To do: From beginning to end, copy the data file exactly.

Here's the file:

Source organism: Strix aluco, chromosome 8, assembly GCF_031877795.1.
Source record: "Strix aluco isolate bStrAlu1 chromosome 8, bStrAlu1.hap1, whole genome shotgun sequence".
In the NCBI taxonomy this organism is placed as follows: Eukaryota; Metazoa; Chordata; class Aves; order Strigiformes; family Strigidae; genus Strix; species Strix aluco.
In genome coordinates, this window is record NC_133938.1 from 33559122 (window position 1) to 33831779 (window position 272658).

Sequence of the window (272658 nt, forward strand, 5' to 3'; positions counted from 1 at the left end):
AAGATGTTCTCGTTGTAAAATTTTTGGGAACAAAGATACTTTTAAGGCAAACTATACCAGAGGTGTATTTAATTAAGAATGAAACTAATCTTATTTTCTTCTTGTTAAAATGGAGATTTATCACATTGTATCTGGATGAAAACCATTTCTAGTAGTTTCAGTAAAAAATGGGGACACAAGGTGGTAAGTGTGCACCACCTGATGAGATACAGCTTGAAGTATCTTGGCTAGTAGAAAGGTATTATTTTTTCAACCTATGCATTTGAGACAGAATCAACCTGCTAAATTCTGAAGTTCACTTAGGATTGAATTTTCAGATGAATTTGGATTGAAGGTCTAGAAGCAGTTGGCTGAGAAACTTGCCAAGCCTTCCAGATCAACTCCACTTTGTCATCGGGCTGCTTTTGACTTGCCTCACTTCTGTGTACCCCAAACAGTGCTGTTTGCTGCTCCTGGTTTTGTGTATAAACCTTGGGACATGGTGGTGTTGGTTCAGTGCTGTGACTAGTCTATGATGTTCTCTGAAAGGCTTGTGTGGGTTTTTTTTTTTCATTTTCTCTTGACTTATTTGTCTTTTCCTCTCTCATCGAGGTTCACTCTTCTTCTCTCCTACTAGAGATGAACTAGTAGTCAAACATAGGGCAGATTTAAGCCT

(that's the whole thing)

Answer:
Source organism: Strix aluco, chromosome 8, assembly GCF_031877795.1.
Source record: "Strix aluco isolate bStrAlu1 chromosome 8, bStrAlu1.hap1, whole genome shotgun sequence".
In the NCBI taxonomy this organism is placed as follows: Eukaryota; Metazoa; Chordata; class Aves; order Strigiformes; family Strigidae; genus Strix; species Strix aluco.
In genome coordinates, this window is record NC_133938.1 from 33559122 (window position 1) to 33831779 (window position 272658).

Sequence of the window (272658 nt, forward strand, 5' to 3'; positions counted from 1 at the left end):
AAGATGTTCTCGTTGTAAAATTTTTGGGAACAAAGATACTTTTAAGGCAAACTATACCAGAGGTGTATTTAATTAAGAATGAAACTAATCTTATTTTCTTCTTGTTAAAATGGAGATTTATCACATTGTATCTGGATGAAAACCATTTCTAGTAGTTTCAGTAAAAAATGGGGACACAAGGTGGTAAGTGTGCACCACCTGATGAGATACAGCTTGAAGTATCTTGGCTAGTAGAAAGGTATTATTTTTTCAACCTATGCATTTGAGACAGAATCAACCTGCTAAATTCTGAAGTTCACTTAGGATTGAATTTTCAGATGAATTTGGATTGAAGGTCTAGAAGCAGTTGGCTGAGAAACTTGCCAAGCCTTCCAGATCAACTCCACTTTGTCATCGGGCTGCTTTTGACTTGCCTCACTTCTGTGTACCCCAAACAGTGCTGTTTGCTGCTCCTGGTTTTGTGTATAAACCTTGGGACATGGTGGTGTTGGTTCAGTGCTGTGACTAGTCTATGATGTTCTCTGAAAGGCTTGTGTGGGTTTTTTTTTTTCATTTTCTCTTGACTTATTTGTCTTTTCCTCTCTCATCGAGGTTCACTCTTCTTCTCTCCTACTAGAGATGAACTAGTAGTCAAACATAGGGCAGATTTAAGCCT